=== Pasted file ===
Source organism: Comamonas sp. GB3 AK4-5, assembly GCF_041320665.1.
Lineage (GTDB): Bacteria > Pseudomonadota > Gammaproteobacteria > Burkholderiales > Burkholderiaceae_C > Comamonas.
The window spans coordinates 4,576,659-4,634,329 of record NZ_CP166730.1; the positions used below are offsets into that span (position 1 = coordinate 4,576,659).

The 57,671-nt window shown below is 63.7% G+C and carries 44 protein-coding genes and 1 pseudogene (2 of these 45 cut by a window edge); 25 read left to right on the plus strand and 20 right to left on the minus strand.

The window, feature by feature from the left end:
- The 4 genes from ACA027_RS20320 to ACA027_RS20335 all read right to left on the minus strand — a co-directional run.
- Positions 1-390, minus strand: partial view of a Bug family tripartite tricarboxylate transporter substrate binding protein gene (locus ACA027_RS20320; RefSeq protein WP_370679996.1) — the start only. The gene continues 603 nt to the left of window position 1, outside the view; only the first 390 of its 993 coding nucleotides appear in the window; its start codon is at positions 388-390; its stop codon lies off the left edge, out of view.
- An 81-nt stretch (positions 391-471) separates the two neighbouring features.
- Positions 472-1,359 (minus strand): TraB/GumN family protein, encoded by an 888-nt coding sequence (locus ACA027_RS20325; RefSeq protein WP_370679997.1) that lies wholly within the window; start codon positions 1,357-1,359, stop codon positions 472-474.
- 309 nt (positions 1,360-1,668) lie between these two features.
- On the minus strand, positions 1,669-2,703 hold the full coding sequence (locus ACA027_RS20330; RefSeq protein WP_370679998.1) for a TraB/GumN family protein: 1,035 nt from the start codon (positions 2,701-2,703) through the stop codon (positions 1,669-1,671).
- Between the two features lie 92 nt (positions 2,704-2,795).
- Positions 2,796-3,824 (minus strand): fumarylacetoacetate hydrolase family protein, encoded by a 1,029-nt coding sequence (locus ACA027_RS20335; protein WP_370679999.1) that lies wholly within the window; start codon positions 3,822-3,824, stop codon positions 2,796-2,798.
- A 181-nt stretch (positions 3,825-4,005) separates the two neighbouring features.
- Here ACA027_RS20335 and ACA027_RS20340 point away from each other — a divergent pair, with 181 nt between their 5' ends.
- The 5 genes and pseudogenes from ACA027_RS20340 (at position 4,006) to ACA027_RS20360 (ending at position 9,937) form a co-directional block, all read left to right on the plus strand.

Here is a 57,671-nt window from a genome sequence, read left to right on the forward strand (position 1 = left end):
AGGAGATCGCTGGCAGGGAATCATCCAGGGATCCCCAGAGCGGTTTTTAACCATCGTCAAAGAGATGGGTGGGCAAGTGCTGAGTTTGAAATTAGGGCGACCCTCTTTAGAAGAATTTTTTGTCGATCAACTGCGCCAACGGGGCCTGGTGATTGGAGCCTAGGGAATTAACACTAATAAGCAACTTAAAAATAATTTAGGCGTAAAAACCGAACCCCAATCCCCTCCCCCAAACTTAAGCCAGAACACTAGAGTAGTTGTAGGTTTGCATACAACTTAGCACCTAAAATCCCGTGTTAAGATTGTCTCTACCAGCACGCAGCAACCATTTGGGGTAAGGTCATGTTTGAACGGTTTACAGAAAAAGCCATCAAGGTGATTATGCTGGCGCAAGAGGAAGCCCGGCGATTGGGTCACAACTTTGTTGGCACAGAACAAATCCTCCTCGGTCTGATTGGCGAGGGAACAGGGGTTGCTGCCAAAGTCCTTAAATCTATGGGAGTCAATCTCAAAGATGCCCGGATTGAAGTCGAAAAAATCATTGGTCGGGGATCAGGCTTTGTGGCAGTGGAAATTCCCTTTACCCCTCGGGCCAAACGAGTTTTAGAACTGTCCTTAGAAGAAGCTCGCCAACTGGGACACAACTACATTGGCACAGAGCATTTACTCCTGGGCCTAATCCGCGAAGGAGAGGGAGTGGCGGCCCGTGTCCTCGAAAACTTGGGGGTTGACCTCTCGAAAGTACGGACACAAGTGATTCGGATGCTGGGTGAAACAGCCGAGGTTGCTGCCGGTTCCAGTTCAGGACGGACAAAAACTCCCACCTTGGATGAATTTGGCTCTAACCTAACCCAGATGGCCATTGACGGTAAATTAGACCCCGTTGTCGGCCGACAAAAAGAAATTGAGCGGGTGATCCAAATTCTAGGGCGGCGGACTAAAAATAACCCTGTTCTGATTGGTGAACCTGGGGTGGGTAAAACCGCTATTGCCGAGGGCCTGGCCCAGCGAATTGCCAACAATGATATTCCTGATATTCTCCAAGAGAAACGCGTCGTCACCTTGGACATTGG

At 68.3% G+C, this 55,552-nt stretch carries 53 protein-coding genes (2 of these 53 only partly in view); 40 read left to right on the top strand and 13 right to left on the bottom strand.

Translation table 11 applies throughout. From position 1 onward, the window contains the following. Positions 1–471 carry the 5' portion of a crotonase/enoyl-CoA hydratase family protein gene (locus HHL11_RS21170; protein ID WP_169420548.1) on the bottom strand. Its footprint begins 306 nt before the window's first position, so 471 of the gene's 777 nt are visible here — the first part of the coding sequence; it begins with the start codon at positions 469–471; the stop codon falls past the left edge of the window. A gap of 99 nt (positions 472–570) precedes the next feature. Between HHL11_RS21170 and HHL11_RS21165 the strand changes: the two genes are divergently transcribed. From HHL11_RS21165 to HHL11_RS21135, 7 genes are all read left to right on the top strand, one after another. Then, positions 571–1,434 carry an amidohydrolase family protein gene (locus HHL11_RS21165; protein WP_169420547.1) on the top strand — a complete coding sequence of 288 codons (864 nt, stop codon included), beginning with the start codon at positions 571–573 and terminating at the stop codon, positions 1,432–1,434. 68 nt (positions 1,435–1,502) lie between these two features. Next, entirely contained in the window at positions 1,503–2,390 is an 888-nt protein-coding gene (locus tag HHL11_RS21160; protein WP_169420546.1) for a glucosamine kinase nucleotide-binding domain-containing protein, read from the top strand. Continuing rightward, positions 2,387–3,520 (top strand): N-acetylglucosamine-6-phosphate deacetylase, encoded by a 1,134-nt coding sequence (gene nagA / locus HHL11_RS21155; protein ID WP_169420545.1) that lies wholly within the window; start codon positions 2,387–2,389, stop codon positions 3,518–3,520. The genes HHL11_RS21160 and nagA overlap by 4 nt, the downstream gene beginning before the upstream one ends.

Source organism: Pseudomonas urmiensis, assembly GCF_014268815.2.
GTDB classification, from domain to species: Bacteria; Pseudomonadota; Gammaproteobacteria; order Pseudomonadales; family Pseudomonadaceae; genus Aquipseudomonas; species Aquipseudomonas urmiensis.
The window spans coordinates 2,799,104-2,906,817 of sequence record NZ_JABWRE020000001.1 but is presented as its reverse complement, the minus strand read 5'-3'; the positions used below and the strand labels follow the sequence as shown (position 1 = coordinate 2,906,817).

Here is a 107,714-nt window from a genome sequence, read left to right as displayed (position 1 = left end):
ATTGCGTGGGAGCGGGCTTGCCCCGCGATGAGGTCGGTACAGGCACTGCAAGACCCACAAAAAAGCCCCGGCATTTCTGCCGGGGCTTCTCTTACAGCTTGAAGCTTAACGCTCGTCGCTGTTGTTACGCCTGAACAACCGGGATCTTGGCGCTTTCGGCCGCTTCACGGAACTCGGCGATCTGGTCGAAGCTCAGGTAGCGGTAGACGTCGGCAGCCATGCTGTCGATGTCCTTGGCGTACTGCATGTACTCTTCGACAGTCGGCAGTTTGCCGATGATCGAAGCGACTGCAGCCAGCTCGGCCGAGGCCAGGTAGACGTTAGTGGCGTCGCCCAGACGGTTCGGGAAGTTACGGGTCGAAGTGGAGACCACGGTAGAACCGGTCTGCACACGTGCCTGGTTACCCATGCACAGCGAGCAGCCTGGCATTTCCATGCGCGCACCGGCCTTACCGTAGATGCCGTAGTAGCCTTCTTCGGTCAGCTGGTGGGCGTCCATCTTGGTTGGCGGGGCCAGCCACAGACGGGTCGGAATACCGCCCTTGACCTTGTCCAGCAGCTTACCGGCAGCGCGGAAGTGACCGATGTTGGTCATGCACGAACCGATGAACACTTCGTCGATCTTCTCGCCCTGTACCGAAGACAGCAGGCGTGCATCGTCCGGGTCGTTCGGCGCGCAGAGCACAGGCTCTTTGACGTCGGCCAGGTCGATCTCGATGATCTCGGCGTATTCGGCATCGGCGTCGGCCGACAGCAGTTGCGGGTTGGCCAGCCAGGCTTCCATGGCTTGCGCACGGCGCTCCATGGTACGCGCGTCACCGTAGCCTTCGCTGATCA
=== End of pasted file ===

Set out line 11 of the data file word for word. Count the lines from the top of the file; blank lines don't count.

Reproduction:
- On the minus strand, positions 1,669-2,703 hold the full coding sequence (locus ACA027_RS20330; RefSeq protein WP_370679998.1) for a TraB/GumN family protein: 1,035 nt from the start codon (positions 2,701-2,703) through the stop codon (positions 1,669-1,671).